A peek into a lost civilization….
Art Chantry (email@example.com):
When this issue of Art Direction came out in 1981, it was generally considered a quirky, snarky, referential insider design joke – a sort of “look at the dopey stuff we used to do. Aren’t so much cooler now?” The outfit that created it was called “M&Co.” (spearheaded by a guy name of tibor kalman) and was based out of New York City. However, when I saw this thing, my head spun. This image single-handedly sent me into the direction that resulted in the research into mid -American industrial graphic design that empowered my “tool “poster I wrote about previously. Tibor’s exploratory snide joke of a cover was in my mind, the peek into a lost civilization that I’d been hoping for.
A couple of years later, Print Magazine did a profile of M&Co. and introduced me to the larger world Tibor explored. He tossed around the word “vernacular” to describe the sort of design he found fascinating. In reality, that word was a catch basin for anything that academia hadn’t really examined (for whatever sordid reasons) and had ignored. It if wasn’t European in origin or perhaps was so ubiquitously American that the authorship has been temporarily misplaced, then it became “vernacular” – as if it grew on trees.
Tibor was instrumental in the rediscovery of our own American design history, (however, misdirected.) His entire ouvre consisted of design notions, mail order gimmicks, visual design puns, printing errors and sly sarcastic humor that draws heavily from the American visual environment. He used to send out little mailing items that would arrived and sorta blow your socks off.
He employed a brilliant staff of young designers (particularly one alexander isley) whose previous personal portfolios of self-promotional items became the backbone of M&Co.’s design reputation. as was/is the custom, when he hired new talent, they’re individual portfolios were folded into the company portfolio. As a result, M&Co. became renown for their “10-2-4 watches” and “paper weight” and “architectural template” etc. etc. However, they were deigned by his brilliant designer before they ever heard of M&Co. Tibor spotted their thinking and built a company vision on everybody’s combined history and effort. tibor had GREAT taste in the arcane and witty and he had a remarkable eye. Not bad for a guy who forthrightly claimed to not be a designer at all. Indeed, he was trained entirely outside the medium of design and sorta dropped into it cold.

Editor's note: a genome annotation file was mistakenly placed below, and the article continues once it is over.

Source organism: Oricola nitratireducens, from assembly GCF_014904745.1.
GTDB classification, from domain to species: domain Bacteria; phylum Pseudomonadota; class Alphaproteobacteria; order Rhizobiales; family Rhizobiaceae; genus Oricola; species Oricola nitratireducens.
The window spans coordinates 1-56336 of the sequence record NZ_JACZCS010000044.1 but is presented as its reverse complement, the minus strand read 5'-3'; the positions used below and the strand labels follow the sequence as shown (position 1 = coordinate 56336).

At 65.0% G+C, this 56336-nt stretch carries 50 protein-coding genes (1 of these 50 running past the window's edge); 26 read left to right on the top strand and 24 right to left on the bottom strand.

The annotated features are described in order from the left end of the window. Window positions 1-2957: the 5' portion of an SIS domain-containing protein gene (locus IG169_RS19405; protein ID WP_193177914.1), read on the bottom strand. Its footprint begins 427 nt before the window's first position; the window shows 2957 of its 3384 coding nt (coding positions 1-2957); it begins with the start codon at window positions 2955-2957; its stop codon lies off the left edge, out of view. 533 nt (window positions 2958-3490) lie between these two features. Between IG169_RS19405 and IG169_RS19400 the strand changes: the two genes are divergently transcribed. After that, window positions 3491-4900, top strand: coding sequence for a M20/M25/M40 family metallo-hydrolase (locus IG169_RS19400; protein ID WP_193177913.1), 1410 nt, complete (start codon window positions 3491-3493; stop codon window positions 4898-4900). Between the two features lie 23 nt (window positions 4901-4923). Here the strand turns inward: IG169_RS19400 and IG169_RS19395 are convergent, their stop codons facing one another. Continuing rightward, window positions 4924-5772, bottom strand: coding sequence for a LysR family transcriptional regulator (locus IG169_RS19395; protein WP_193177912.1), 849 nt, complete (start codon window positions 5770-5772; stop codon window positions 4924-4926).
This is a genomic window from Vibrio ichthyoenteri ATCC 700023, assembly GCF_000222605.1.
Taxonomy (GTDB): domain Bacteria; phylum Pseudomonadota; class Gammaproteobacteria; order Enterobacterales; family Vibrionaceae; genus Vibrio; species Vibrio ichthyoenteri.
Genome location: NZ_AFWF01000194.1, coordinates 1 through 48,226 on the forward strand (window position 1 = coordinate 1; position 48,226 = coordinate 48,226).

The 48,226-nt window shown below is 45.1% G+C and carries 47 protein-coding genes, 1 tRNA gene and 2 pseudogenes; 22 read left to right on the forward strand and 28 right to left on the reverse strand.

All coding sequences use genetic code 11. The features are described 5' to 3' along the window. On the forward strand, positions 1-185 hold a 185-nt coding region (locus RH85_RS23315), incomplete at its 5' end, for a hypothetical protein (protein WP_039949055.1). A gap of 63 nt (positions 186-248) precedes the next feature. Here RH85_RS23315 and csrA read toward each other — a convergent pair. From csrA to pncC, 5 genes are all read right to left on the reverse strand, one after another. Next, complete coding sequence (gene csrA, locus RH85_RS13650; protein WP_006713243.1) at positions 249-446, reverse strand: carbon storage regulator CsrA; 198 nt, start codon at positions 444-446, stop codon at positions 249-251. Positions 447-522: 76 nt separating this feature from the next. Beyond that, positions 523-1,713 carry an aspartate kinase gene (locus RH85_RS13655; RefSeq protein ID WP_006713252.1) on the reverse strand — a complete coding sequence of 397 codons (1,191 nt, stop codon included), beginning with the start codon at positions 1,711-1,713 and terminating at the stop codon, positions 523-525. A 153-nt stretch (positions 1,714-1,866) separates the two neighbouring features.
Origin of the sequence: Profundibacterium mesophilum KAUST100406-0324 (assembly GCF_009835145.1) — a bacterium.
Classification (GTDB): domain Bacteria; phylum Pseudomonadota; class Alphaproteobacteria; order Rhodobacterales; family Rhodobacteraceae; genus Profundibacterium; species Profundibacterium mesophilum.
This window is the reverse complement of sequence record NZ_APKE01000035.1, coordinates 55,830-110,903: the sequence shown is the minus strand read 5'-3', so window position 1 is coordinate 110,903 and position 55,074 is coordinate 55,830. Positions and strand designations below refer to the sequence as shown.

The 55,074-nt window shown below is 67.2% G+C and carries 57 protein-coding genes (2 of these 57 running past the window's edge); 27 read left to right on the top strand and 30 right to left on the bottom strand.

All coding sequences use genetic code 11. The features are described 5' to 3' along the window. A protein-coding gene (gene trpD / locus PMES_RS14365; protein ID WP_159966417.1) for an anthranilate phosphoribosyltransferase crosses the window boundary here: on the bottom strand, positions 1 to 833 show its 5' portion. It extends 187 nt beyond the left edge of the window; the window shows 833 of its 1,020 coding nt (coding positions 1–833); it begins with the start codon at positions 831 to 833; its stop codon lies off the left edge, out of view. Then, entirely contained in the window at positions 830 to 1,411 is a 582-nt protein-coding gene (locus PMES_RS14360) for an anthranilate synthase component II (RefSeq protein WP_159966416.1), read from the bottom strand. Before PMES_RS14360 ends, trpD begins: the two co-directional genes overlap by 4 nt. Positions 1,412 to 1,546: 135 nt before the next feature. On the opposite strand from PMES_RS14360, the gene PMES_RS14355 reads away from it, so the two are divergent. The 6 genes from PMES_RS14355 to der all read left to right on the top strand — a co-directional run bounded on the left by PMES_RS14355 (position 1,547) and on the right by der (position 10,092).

The first time I met Tibor was when he and I were among the jury members judging an AIGA competition called “HUMOR” (back in the early 1980′s). His observations and quick mind became the spine of that competition and I felt I had made a new friend.
Later, I went to visit him with my meager portfolio in New York, hopefully to get some advice on how to find some work there. After touring M&Co. studios in an old beater downtown building, he pulled me into his office and we sat down to look at my work. He flipped through the pages of my portfolio and made the appropriate satisfying comments – “nice work”, and “lotsa good stuff in here.” When he was done, he pushed my book away and looked me in the eye and asked, “Art, just what exactly do you want from me? What is it that you want to do?”
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